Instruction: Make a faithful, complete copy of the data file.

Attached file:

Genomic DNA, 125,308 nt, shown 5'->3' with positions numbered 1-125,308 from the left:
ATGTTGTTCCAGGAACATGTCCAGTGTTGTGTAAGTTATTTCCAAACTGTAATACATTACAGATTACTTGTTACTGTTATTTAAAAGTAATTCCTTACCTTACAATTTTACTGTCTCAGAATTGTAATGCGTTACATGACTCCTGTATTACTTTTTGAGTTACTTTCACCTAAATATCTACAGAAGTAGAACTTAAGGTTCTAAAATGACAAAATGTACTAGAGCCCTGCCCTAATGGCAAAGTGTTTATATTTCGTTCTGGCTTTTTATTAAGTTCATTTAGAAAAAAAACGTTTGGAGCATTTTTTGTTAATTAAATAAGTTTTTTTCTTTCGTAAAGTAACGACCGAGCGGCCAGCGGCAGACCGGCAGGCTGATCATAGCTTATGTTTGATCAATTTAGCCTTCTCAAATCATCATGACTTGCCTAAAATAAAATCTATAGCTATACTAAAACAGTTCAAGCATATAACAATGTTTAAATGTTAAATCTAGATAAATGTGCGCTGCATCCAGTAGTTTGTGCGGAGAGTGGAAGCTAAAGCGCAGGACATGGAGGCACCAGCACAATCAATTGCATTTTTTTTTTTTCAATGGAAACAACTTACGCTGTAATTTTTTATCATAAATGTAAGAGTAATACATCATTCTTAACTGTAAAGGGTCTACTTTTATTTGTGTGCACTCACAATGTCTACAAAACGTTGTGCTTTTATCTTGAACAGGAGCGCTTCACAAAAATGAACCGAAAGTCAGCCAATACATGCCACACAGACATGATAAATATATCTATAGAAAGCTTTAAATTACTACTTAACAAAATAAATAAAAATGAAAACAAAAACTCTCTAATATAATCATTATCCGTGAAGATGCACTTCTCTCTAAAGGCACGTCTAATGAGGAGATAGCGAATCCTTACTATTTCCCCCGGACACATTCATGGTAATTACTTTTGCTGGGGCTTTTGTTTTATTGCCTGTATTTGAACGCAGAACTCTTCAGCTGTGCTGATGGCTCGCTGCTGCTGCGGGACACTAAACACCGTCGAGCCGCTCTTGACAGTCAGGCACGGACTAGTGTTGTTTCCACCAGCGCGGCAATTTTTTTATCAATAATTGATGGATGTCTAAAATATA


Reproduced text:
Genomic DNA, 125,308 nt, shown 5'->3' with positions numbered 1-125,308 from the left:
ATGTTGTTCCAGGAACATGTCCAGTGTTGTGTAAGTTATTTCCAAACTGTAATACATTACAGATTACTTGTTACTGTTATTTAAAAGTAATTCCTTACCTTACAATTTTACTGTCTCAGAATTGTAATGCGTTACATGACTCCTGTATTACTTTTTGAGTTACTTTCACCTAAATATCTACAGAAGTAGAACTTAAGGTTCTAAAATGACAAAATGTACTAGAGCCCTGCCCTAATGGCAAAGTGTTTATATTTCGTTCTGGCTTTTTATTAAGTTCATTTAGAAAAAAAACGTTTGGAGCATTTTTTGTTAATTAAATAAGTTTTTTTCTTTCGTAAAGTAACGACCGAGCGGCCAGCGGCAGACCGGCAGGCTGATCATAGCTTATGTTTGATCAATTTAGCCTTCTCAAATCATCATGACTTGCCTAAAATAAAATCTATAGCTATACTAAAACAGTTCAAGCATATAACAATGTTTAAATGTTAAATCTAGATAAATGTGCGCTGCATCCAGTAGTTTGTGCGGAGAGTGGAAGCTAAAGCGCAGGACATGGAGGCACCAGCACAATCAATTGCATTTTTTTTTTTTCAATGGAAACAACTTACGCTGTAATTTTTTATCATAAATGTAAGAGTAATACATCATTCTTAACTGTAAAGGGTCTACTTTTATTTGTGTGCACTCACAATGTCTACAAAACGTTGTGCTTTTATCTTGAACAGGAGCGCTTCACAAAAATGAACCGAAAGTCAGCCAATACATGCCACACAGACATGATAAATATATCTATAGAAAGCTTTAAATTACTACTTAACAAAATAAATAAAAATGAAAACAAAAACTCTCTAATATAATCATTATCCGTGAAGATGCACTTCTCTCTAAAGGCACGTCTAATGAGGAGATAGCGAATCCTTACTATTTCCCCCGGACACATTCATGGTAATTACTTTTGCTGGGGCTTTTGTTTTATTGCCTGTATTTGAACGCAGAACTCTTCAGCTGTGCTGATGGCTCGCTGCTGCTGCGGGACACTAAACACCGTCGAGCCGCTCTTGACAGTCAGGCACGGACTAGTGTTGTTTCCACCAGCGCGGCAATTTTTTTATCAATAATTGATGGATGTCTAAAATATA